Can you make tiffany style lamp shades?

Beautiful stained glass patterns first popularised as lampshades by Louis Comfort Tiffany at Tiffany Studios were originally each handmade from individual designs. Crafted from cut glass into the shapes of swirling flowers, dragonflies or spiders in webs, the glass pieces were welded together and hung on a heavy lead base. Today, stained glass craft-persons and amateurs can follow any number of patterns available at craft shops and online to make one of these stunning pieces.

Starting out

If this is your first time attempting a stained glass project, you will either need to buy glass-cutting and soldering materials or take a class on stained glass at a local art studio or craft workshop and work there on your project. Starting out by making a Tiffany lamp, in either case, is a rather impractical project, which will probably need to be supervised closely by an intermediate or professional stained glass craft-person. Perhaps buy yourself some glass, glass cutting tools, copper foil, a soldering iron and solder to start out, and try something small that you can hang in the window. Plants, fruit and insect shapes are advisable projects to start with, since these are the kind of shapes you will find in Tiffany patterns. Work your way up with mission-style stained glass lampshades, as they will follow similar conventions for making the shade, but the glass pieces tend to be more standardised and structurally shaped. This is a good intermediate phase before attempting a Tiffany lamp.


Look for craft merchants who sell kits for making Tiffany lamps with pre-cut glass pieces and the corresponding vase caps and bases to construct the lamp. In this case, the soldering and foiling might be your only task, which will be enough of a project if you don't have much experience. Otherwise, the help of a professional glass cutter is strongly advised when completing your pattern and cutting the glass. This is the most delicate part of the process, and error is likely.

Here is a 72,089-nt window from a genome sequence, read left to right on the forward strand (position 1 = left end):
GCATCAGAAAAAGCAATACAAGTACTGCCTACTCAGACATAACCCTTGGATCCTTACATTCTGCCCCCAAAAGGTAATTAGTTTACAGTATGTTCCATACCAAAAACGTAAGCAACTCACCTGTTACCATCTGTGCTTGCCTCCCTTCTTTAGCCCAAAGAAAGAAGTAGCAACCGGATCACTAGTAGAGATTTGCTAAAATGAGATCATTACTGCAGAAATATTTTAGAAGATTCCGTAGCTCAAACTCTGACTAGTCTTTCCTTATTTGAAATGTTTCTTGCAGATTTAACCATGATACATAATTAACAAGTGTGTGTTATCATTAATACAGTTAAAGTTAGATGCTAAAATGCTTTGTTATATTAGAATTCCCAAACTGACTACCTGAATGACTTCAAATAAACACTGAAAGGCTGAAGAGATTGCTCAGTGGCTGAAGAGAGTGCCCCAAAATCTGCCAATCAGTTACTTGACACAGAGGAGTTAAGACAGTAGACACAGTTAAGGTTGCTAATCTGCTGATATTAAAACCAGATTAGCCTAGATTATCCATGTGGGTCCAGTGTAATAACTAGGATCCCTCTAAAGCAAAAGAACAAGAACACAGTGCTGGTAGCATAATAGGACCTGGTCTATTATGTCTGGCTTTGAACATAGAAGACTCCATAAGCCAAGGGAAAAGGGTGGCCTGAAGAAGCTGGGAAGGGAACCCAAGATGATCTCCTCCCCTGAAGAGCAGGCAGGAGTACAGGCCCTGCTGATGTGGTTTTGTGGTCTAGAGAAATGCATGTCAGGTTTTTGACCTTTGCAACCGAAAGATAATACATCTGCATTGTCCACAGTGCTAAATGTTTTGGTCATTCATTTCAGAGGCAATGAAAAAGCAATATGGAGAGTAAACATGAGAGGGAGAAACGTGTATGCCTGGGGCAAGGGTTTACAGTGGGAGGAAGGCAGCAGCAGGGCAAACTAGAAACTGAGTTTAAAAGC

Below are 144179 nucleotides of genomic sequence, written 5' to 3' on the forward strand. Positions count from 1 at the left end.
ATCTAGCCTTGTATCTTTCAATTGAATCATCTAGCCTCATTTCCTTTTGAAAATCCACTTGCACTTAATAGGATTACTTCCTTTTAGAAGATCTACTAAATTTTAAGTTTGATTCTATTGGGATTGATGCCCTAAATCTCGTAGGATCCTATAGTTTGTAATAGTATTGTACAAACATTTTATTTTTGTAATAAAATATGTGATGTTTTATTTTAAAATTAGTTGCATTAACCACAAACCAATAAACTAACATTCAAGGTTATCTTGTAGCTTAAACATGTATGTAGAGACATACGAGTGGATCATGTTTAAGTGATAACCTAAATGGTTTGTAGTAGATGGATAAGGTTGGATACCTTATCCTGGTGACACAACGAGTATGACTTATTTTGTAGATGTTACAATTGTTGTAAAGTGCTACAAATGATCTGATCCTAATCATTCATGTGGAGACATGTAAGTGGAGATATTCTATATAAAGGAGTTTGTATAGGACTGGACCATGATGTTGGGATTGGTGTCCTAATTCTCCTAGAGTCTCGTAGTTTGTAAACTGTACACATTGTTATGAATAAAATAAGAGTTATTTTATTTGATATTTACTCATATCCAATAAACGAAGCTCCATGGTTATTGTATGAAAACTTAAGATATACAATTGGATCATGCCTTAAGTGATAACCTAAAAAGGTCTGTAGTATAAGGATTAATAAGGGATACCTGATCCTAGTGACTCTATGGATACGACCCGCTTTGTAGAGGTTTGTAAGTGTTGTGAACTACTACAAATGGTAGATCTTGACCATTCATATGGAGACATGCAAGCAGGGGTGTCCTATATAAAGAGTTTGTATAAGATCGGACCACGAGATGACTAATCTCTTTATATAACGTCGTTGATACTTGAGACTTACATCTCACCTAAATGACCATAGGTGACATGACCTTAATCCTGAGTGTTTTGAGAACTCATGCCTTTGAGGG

Choosing patterns

Once you have mastered some small shades and are confident in your own or your partner's cutting ability, find yourself a Tiffany pattern or, if you are an artist, ask the teacher at your studio to help you design one yourself. Study the designs produced by Tiffany Studios, and other work of the Art Nouveau period, until you have a clear idea of the what you want on your lamp. Reference other stained glass lampshades to get creative and mix-and-match until you invent what you are looking for. Take extreme care to ensure accuracy when tracing pieces of a pattern. A light box can supply you with enough light to see the pattern underneath the paper or cardboard upon which you trace it. Cut out your own shapes and pieces to create the look yourself.

Creating the lamp

Using the small shapes and pieces of the pattern you have copied on paper or cardboard, cut the glass, foil it, and place it together, making sure each piece touches the next. Solder the pieces together before carefully washing and drying them. Line the glass flat, in an unfinished circle, and tape it together with masking tape at the top and bottom. Pull the glass up and into the position of a lampshade when it is still malleable. Solder the bottom of the lamp evenly before soldering the top and intermittent seams. While the shade is still standing up, remove the tape gently. Depending on the type of lamp you are making, follow your pattern's advice on installing the vase cap that will match the lamp base.

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About the Author

Emily Manthei holds a masters degree from the University of Edinburgh and has written for publications as diverse as the "Oxford Journal of Theological Studies," "Emanuel Levy Film Reviews," "USA Today" and "Northern Express Magazine." She also writes screenplays for short and feature films.